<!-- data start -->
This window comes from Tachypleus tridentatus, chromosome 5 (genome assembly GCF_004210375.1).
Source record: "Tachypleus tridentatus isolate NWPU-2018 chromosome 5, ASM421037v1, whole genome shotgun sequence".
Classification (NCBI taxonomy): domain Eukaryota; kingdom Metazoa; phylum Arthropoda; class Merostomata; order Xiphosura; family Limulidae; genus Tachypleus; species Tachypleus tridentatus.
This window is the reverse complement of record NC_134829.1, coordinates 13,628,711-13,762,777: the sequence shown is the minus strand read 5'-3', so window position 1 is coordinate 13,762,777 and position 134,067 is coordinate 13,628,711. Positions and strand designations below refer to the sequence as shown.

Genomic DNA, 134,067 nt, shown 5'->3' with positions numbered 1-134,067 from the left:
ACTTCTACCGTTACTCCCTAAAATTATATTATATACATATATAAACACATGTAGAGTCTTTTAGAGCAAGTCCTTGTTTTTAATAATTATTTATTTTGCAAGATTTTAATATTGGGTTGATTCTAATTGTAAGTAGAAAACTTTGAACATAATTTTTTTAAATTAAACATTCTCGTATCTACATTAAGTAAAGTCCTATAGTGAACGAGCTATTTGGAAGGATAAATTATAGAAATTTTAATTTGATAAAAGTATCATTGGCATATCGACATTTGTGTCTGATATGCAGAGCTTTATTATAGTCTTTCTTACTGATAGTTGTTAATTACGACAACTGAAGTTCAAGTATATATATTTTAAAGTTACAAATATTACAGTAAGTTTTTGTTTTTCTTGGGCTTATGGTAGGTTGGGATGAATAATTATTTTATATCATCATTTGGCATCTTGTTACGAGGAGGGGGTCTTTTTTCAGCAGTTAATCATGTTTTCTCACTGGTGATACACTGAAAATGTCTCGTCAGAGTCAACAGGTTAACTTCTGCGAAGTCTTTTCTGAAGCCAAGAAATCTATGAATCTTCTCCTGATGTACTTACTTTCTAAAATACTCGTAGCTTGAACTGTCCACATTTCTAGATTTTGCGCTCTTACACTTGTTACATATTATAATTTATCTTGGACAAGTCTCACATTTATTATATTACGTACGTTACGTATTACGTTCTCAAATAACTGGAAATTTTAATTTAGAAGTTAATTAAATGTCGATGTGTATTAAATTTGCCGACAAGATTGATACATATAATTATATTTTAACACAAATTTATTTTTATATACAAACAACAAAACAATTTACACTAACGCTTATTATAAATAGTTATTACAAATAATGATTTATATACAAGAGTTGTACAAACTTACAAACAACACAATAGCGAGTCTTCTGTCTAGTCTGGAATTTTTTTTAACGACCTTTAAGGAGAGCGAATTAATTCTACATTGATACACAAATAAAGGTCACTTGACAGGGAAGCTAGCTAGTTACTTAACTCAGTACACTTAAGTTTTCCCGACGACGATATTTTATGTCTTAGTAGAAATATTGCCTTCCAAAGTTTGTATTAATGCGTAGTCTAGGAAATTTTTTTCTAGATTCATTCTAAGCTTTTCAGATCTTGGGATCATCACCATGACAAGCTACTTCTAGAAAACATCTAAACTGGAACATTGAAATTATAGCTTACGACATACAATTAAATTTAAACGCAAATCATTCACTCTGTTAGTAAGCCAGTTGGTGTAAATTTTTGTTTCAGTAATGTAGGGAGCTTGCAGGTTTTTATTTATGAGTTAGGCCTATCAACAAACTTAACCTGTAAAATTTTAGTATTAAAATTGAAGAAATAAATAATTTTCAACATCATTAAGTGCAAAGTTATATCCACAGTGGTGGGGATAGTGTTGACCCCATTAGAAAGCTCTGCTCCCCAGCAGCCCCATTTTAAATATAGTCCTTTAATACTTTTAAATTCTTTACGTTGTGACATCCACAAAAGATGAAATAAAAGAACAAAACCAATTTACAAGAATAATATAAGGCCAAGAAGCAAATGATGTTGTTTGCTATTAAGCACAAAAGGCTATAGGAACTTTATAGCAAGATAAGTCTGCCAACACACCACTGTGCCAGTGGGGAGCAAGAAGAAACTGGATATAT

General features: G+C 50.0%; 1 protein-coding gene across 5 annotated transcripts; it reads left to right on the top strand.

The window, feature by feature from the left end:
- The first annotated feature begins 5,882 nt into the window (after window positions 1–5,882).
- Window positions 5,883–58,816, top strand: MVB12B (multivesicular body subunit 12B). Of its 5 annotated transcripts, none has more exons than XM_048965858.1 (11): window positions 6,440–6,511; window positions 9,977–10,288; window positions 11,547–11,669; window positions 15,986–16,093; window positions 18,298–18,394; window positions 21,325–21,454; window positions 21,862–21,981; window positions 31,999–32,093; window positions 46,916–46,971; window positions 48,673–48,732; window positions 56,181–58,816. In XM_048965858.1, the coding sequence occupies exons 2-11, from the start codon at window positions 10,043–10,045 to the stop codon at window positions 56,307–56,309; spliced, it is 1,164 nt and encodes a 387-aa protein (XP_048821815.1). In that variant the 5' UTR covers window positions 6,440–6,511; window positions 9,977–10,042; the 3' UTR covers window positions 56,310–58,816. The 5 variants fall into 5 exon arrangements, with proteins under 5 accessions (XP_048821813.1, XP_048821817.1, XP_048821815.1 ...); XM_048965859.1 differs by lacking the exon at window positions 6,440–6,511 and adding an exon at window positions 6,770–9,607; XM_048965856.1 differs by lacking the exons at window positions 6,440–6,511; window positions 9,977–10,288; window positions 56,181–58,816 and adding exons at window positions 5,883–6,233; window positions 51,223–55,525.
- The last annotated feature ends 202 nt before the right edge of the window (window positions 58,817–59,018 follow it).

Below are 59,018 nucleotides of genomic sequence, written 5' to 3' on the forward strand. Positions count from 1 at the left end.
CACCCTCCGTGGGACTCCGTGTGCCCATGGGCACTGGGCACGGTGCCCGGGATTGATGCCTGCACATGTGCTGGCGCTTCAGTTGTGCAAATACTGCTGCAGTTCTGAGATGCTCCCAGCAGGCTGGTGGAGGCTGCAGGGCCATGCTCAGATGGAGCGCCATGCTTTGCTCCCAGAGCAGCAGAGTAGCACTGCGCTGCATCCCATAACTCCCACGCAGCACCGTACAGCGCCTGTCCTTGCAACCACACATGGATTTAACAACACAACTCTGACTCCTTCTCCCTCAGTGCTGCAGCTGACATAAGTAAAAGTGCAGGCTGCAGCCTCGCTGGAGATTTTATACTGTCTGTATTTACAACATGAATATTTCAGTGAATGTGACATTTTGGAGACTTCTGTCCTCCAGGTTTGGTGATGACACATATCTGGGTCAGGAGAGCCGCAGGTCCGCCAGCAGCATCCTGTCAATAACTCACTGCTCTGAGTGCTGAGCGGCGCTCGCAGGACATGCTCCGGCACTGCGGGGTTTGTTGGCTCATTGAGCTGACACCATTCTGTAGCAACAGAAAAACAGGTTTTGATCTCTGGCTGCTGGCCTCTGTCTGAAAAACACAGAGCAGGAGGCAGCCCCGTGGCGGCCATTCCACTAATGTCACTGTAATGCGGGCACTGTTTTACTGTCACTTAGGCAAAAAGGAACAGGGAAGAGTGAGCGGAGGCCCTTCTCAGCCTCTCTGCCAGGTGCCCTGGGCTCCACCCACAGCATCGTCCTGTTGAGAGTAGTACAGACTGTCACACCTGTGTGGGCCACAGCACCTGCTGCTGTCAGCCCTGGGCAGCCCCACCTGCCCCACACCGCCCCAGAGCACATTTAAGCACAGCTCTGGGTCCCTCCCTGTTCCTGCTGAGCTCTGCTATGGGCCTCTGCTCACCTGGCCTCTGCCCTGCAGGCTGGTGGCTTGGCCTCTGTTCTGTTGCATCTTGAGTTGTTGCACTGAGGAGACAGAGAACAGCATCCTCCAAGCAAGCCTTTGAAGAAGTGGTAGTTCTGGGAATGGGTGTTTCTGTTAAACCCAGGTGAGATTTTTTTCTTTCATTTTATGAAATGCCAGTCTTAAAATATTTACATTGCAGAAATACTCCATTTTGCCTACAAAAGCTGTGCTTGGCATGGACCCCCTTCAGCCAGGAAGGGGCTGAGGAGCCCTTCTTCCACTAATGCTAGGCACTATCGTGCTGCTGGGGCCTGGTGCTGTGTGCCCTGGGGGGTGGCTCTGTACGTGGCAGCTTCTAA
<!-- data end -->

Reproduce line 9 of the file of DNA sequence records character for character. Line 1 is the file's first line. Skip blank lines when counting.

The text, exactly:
- The first annotated feature begins 5,882 nt into the window (after window positions 1–5,882).